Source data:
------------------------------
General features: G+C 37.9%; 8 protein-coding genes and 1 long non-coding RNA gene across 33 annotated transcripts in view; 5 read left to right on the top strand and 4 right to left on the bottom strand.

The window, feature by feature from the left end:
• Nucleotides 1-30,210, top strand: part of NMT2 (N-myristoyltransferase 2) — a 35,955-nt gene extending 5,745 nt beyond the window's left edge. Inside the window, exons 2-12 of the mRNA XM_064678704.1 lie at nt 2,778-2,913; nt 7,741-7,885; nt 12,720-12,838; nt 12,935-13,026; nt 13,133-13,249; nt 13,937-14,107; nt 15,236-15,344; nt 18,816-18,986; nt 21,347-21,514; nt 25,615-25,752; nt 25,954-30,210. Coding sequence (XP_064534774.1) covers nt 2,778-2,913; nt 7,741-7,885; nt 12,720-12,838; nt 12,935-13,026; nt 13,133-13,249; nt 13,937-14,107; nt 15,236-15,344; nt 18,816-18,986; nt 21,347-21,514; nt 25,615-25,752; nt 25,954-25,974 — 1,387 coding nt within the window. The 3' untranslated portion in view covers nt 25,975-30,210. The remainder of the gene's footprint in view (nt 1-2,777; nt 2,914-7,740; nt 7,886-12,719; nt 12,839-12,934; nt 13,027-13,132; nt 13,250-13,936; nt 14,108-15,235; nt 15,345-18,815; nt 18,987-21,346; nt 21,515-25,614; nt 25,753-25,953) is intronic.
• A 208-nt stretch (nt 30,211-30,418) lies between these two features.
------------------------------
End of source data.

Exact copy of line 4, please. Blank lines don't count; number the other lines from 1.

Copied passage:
• A 208-nt stretch (nt 30,211-30,418) lies between these two features.